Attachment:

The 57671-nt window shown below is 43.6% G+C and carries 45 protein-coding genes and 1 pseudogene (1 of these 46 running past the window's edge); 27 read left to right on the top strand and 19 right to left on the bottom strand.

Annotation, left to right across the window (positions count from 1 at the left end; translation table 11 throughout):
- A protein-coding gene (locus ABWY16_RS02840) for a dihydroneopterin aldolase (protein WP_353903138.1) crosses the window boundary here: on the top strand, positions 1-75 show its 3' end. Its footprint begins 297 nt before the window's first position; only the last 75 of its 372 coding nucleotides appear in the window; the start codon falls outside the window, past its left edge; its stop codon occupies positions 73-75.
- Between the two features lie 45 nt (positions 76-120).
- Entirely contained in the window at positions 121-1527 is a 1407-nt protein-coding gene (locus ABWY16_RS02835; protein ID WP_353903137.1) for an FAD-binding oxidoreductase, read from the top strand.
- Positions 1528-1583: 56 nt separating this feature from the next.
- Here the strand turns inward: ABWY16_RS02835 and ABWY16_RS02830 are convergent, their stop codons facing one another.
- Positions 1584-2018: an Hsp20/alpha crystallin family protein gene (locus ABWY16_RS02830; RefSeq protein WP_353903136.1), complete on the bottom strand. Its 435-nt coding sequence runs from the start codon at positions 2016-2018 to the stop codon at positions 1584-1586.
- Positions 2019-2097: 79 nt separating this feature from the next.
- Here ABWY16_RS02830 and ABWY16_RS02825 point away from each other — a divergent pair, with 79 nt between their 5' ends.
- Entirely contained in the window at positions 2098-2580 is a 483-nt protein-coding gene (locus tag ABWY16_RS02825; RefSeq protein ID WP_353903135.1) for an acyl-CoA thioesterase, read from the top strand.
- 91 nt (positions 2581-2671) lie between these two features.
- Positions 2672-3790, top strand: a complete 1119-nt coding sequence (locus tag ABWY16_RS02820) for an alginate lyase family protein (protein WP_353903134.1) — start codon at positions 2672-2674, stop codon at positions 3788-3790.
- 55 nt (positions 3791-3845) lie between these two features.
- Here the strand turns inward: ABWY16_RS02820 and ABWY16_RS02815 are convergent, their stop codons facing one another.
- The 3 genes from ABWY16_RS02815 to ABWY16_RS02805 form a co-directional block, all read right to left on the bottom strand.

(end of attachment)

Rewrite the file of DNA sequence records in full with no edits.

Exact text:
The 57671-nt window shown below is 43.6% G+C and carries 45 protein-coding genes and 1 pseudogene (1 of these 46 running past the window's edge); 27 read left to right on the top strand and 19 right to left on the bottom strand.

Annotation, left to right across the window (positions count from 1 at the left end; translation table 11 throughout):
- A protein-coding gene (locus ABWY16_RS02840) for a dihydroneopterin aldolase (protein WP_353903138.1) crosses the window boundary here: on the top strand, positions 1-75 show its 3' end. Its footprint begins 297 nt before the window's first position; only the last 75 of its 372 coding nucleotides appear in the window; the start codon falls outside the window, past its left edge; its stop codon occupies positions 73-75.
- Between the two features lie 45 nt (positions 76-120).
- Entirely contained in the window at positions 121-1527 is a 1407-nt protein-coding gene (locus ABWY16_RS02835; protein ID WP_353903137.1) for an FAD-binding oxidoreductase, read from the top strand.
- Positions 1528-1583: 56 nt separating this feature from the next.
- Here the strand turns inward: ABWY16_RS02835 and ABWY16_RS02830 are convergent, their stop codons facing one another.
- Positions 1584-2018: an Hsp20/alpha crystallin family protein gene (locus ABWY16_RS02830; RefSeq protein WP_353903136.1), complete on the bottom strand. Its 435-nt coding sequence runs from the start codon at positions 2016-2018 to the stop codon at positions 1584-1586.
- Positions 2019-2097: 79 nt separating this feature from the next.
- Here ABWY16_RS02830 and ABWY16_RS02825 point away from each other — a divergent pair, with 79 nt between their 5' ends.
- Entirely contained in the window at positions 2098-2580 is a 483-nt protein-coding gene (locus tag ABWY16_RS02825; RefSeq protein ID WP_353903135.1) for an acyl-CoA thioesterase, read from the top strand.
- 91 nt (positions 2581-2671) lie between these two features.
- Positions 2672-3790, top strand: a complete 1119-nt coding sequence (locus tag ABWY16_RS02820) for an alginate lyase family protein (protein WP_353903134.1) — start codon at positions 2672-2674, stop codon at positions 3788-3790.
- 55 nt (positions 3791-3845) lie between these two features.
- Here the strand turns inward: ABWY16_RS02820 and ABWY16_RS02815 are convergent, their stop codons facing one another.
- The 3 genes from ABWY16_RS02815 to ABWY16_RS02805 form a co-directional block, all read right to left on the bottom strand.